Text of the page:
Good Sam’s & Harris Academy Library Chosen for Pilot Program

Good Sam’s & Harris Academy Library Chosen for National Pilot Program

Brownsburg and Avon’s non-traditional high school and Good Samaritan are partnering together to engage in a season of dialogue and learning about the historic and contemporary effects of racism.

The library at Harris Academy has been selected as one of 25 libraries nationwide to take part in the Truth, Racial Healing & Transformation (TRHT) Great Stories Club, a reading and discussion program series that will engage underserved teens through reading and racial healing work. Good Samaritan already serves as a community support and resource for Harris Academy and will be the dialogue partner and external sponsor for the program.

“We’re excited to offer this unique book club experience to Harris students,” said Deb Samples (pictured left), a licensed media specialist and member of Good Samaritan who serves as Harris’ volunteer librarian and who applied for the grant.

“We are so grateful to Mrs. Samples for bringing this opportunity to Harris Academy,” said Lynn Lodwick, Harris Academy’s principal. “ So often our students feel isolated – they feel that no one else faces their challenges. These books will show our students that the challenges they face are not as uncommon as they believe. Our partnership with Good Samaritan Church brings so many positive experiences to our school. This is just one more.”

Retired from Wayne Township schools, Samples serves at Harris as part of Good Samaritan’s commitment to at-risk and underserved youth. Samples provides programming and library services for ALPHA students and Harris Academy students two days a week. Samples also leads the library’s Student Library Advisory Council and is helping students create the first Harris Academy yearbook.  

“Our congregation values and celebrates diversity and seeks to be a reconciling force for healing and inclusivity of all people in our community,” said Samples. “Applying for this grant was a natural fit for us, and we knew Harris students would welcome the opportunity to be great conversation partners.”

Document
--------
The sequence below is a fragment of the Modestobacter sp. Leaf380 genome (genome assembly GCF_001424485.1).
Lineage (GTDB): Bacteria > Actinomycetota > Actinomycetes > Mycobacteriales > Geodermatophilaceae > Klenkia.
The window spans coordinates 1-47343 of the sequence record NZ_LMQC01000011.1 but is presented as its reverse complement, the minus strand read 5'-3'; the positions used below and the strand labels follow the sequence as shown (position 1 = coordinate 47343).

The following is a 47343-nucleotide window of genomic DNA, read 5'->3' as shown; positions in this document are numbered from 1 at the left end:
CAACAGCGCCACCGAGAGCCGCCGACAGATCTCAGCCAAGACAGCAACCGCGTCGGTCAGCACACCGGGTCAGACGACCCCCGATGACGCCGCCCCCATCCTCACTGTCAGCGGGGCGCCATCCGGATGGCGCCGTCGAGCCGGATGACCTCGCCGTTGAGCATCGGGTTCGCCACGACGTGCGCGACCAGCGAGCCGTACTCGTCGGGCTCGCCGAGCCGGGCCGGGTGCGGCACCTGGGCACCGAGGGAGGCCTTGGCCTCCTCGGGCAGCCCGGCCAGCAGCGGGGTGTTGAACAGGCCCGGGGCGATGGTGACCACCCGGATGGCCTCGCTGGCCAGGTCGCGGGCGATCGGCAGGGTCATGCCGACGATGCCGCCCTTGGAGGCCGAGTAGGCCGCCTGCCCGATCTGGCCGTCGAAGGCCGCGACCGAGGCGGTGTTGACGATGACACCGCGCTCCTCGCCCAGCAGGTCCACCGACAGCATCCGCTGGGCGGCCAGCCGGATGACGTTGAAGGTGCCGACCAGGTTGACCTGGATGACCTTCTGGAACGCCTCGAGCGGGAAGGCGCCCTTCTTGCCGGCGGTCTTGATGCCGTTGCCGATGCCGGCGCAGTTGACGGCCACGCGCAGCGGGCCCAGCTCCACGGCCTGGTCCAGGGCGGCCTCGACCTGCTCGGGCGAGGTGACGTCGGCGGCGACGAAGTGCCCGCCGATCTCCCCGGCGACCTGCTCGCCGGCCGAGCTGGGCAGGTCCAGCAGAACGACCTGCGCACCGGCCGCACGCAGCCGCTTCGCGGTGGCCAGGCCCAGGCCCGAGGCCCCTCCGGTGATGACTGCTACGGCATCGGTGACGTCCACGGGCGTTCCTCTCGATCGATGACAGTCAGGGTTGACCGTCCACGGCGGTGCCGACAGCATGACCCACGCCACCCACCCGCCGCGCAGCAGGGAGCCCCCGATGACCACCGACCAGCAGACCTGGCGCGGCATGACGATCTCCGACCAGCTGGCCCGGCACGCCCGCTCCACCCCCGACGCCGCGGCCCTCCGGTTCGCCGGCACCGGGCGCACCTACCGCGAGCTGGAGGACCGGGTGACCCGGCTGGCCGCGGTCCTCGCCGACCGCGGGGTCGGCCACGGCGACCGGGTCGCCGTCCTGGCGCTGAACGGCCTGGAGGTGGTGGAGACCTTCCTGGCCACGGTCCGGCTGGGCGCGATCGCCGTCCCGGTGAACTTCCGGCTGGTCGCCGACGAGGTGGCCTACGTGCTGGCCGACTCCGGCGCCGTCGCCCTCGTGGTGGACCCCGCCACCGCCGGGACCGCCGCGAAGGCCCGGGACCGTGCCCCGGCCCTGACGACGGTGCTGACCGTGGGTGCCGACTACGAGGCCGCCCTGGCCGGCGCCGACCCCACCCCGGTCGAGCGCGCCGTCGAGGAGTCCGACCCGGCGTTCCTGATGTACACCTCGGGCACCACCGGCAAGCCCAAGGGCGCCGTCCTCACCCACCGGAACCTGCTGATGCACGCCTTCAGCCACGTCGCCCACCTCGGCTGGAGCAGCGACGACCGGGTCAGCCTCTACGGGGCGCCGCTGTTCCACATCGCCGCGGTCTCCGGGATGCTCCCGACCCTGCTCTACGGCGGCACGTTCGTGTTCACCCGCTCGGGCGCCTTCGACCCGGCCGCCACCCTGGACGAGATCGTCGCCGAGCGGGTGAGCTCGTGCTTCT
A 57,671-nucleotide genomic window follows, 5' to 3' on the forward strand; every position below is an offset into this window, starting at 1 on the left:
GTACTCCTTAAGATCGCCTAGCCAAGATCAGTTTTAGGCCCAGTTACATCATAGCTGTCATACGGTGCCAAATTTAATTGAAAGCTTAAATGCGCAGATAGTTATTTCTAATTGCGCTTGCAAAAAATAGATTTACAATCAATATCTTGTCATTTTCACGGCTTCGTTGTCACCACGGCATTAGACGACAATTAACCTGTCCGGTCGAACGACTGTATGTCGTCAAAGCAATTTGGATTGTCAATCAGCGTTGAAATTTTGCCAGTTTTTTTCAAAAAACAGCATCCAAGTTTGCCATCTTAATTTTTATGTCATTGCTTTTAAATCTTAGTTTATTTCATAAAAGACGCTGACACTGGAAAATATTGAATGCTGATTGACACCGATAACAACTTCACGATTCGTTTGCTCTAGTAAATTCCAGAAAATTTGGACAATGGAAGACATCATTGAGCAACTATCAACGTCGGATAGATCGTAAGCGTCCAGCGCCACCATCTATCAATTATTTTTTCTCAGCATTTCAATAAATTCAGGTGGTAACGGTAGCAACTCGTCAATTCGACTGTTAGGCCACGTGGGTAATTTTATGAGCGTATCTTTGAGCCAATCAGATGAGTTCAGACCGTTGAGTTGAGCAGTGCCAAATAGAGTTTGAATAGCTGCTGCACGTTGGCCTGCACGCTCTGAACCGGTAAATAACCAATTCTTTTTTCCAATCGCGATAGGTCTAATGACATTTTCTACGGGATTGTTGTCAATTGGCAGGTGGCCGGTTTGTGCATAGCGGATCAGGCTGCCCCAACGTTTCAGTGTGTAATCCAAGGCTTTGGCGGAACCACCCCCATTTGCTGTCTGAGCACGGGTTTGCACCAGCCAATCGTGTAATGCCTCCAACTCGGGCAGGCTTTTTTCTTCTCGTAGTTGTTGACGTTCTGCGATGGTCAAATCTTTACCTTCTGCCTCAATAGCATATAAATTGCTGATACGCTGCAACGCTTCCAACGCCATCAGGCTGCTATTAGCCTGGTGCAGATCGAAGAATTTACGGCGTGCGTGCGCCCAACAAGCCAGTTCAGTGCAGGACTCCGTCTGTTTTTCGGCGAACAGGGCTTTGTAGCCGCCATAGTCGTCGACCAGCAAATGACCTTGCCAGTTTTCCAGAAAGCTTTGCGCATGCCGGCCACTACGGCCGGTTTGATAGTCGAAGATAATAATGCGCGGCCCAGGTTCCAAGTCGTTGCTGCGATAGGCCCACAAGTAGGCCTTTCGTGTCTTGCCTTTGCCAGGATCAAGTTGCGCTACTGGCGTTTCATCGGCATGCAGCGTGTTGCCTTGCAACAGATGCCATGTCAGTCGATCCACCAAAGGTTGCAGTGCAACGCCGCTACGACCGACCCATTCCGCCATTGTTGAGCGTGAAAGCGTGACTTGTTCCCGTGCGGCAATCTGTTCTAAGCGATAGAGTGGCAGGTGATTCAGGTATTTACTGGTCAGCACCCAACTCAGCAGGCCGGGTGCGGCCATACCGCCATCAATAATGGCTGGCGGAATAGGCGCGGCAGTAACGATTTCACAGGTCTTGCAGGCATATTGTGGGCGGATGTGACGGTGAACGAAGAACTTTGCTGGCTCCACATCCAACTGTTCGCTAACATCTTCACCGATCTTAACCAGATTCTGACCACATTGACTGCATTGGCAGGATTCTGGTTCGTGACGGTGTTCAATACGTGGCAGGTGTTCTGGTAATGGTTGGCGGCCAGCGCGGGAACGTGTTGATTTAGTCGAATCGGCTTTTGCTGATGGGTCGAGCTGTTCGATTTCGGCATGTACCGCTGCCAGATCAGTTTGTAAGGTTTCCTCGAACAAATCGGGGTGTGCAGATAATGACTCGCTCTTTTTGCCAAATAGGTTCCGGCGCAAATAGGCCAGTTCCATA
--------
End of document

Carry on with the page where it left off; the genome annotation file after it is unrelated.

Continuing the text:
Samples, with support from Brownsburg High School Librarian Kim Lucas and members of Good Samaritan Church, will work with a small group of teens at Harris Academy to read and discuss three titles that explore the coming-of-age experience for youth from historically marginalized groups. The books — curated for the theme “Growing Up Brave on the Margins” — will include “Ms. Marvel Volume 1: No Normal” by G. Willow Wilson and Adrian Alphona; “The Hate U Give” by Angie Thomas; and “MARCH: Book One” by John Lewis and Andrew Aydin. The titles were selected to resonate with reluctant readers facing difficult challenges like detention, incarceration, addiction, academic probation, poverty, and homelessness.

The teens will also participate in a racial healing session, led by a facilitator familiar with the Kellogg Foundation’s TRHT framework and racial healing approach. As part of the grant, Harris Academy will receive copies of the books to gift to the program participants, as well as a programming stipend to cover expenses. Samples will travel to Chicago in April for a two-day training workshop.

The Great Stories Club is a part of the Kellogg Foundation’s Truth, Racial Healing & Transformation efforts, a comprehensive, national and community-based process to plan for and bring about transformational and sustainable change, and to address the historic and contemporary effects of racism.

About Harris Academy

Harris Academy is a mastery-based small learning community that serves Brownsburg High School (BHS) and Avon High School (AHS) students, typically juniors and seniors, in a non-traditional environment.

About Good Samaritan Episcopal Church

Good Samaritan Episcopal Church is a community of open-minded Christians who seek to do what Jesus taught: to love all people without exception and to serve people in whatever need they have. The congregation is a church without walls and meets in places where it can serve and be with its community. You can learn more at churchthatserves.org

About the ALA Great Stories Club

A project of the American Library Association (ALA), the Great Stories Club (GSC) is a reading and discussion program model that targets underserved, troubled teen populations. Launched in 2006, the GSC has received funding from Oprah’s Angel Network, the National Endowment for the Humanities, the National Endowment for the Arts and the Ford Foundation, bringing literary reading and discussion programming to more than 800 libraries and 30,000 young adults. The project seeks to inspire teens to consider “big questions” about the world around them and their place in it, affecting how they view themselves as thinkers and creators; establish important connections between underserved youth, their public library and community support agencies; and contribute to improved literacy and changed, positive attitudes toward reading.